For those of you who are unfamiliar with the term, an ADU is an abbreviation of the term Accessory Dwelling Unit. These are typically second (or third, as permitted in some areas) housing units on a residential property. So, what does this mean? Well … your garage, or your backyard could be a well of untapped income. Every city is going to have its own rules, and since we are located in Los Angeles County, we can only speak to what we see going on here. Always check with your local city housing department to see what the rules are where you live.
So, does that mean you have to live in the main house? Actually, many Angelinos are even renting out their main home and settling into the ADU for themselves. For those wading into the river of retirement, whose children are no longer in the home, or who just don’t need that much space (ADUs are typically between 400–1,200 sq. ft), living in the second or third unit suits their needs just fine. Plus, you get to enjoy the brand newness of it all.
A few things you’ll want to consider…
As always, your architect is worth their weight in gold.
A good architect can make a world of difference in maximizing the space, design, and flow of your space—especially important when keeping the square footage usable.
You can save money by converting your garage.
Those walls are worth big bucks! Conversions will always be less costly than a new build, as long as the garage is large enough (most two-car garages range between 300–400 sq. ft, enough for a small studio unit, kitchen and bathroom).
You can also build up.
Although the sky is not the limit: the limit is 25 feet. You can build on top of the existing home, or add the unit on top of the garage.
There are limits…
You cannot build the ADU in front of the main home. The ADU must be the lesser of 1,200 sq. ft or 50% of the main home’s square footage. Therefore, if the primary residence is over 2,400 sq. ft, you’re still capped at an ADU of 1,200 sq. ft or less. If your home is 2,399 sq. ft or less, you can only build an ADU that is 50% of the square footage or less. If your home is 1,800 sq. ft, you are capped at 900 sq. ft or less.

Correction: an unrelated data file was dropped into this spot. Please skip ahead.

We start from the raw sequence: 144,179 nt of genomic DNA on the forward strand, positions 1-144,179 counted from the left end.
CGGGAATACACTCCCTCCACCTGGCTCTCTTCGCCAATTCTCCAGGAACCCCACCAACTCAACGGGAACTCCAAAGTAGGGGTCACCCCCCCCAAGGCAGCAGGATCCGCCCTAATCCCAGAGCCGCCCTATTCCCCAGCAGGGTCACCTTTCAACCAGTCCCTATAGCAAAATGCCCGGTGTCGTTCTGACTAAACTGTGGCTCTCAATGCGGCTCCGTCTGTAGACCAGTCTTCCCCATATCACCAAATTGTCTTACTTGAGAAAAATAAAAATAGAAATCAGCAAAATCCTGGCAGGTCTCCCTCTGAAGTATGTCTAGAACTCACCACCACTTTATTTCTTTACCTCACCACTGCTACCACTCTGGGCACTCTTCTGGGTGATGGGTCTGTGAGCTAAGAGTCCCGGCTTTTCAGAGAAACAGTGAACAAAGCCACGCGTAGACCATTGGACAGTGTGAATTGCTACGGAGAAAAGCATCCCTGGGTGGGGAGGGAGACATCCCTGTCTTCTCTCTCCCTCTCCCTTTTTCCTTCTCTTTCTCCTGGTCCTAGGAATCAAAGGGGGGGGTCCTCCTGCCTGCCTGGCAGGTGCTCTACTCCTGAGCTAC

Where is the parking?
Well, a recent update to Los Angeles law is that there doesn’t need to be any parking specifically for an ADU as long as the unit is within a half mile from public transit. Still, offering parking is always a perk to a tenant who has their own vehicle. You will however, need to keep two reserved spaces for the main home though these do not need to be covered spaces.
Other uses for an ADU?
Guest home, home office, pool house, she-shed, game room, play room … I mean, how far does your imagination go? Secret lair? That too.
Can anyone build an ADU?
Most residential lots are approved, however there are some exclusions and requirements such as the lot has to have an existing home on it. Check your lot here: http://zimas.lacity.org/
Make sure you have the space…
A detached unit must be either 10′ away from the existing home and/or garage, or attached to it as well as 5′ from any and all property lines (unless you are converting an existing garage, in which case this requirement doesn’t apply.
So how much do they cost?
The cost of your ADU will vary greatly depending on the options you choose. Are you adding on or building a new structure from the ground up, or are you converting an existing building like a garage? Are you expanding the square footage, types of finishing, window sizes and styles, sewer attachments, flooring? There are so many options it’s hard to give a square footage cost.
What we can go by is historically: an ADU can cost you anywhere between $60K–$400K. That’s a big range! And that’s just an average. If you are on a hillside for instance, that cost could be much higher, as it would if you are adding a second floor. Cost clearly varies quite substantially, which is why we don’t suggest estimating by a square footage price. If you see an ADU go up in your neighborhood, talk to the owner if you can to get an idea of what it cost them. Contact a Contractor or an Architect (we will gladly connect you if you are local, otherwise AIA.org is another great resource) and talk to them about what you are thinking. An Architect will be able to guide you and possibly give you new ideas as to what to design for your space and style. Working with a design-conscious Architect also ensures the design of your home blending or accentuating the style of the main home as well, making the ADU look less like an afterthought and creating a seamless flow.
For many in Los Angeles, adding another source of income certainly wouldn’t hurt. See if it’s feasible for you. Look up local rental units near you, crunch the numbers or speak to your bank or mortgage lender; they may be able to assist with funding and tell you what resources are available to you.
Please note, this is not an exhaustive list of all requirements. The best thing to do is work with a qualified Architect and Builder in your area. If you are in the Beverly Hills, Calabasas, Malibu, Tarzana, Studio City, Hollywood, or surrounding areas, contact Advanced Builders & Contractors and let us guide you through the process.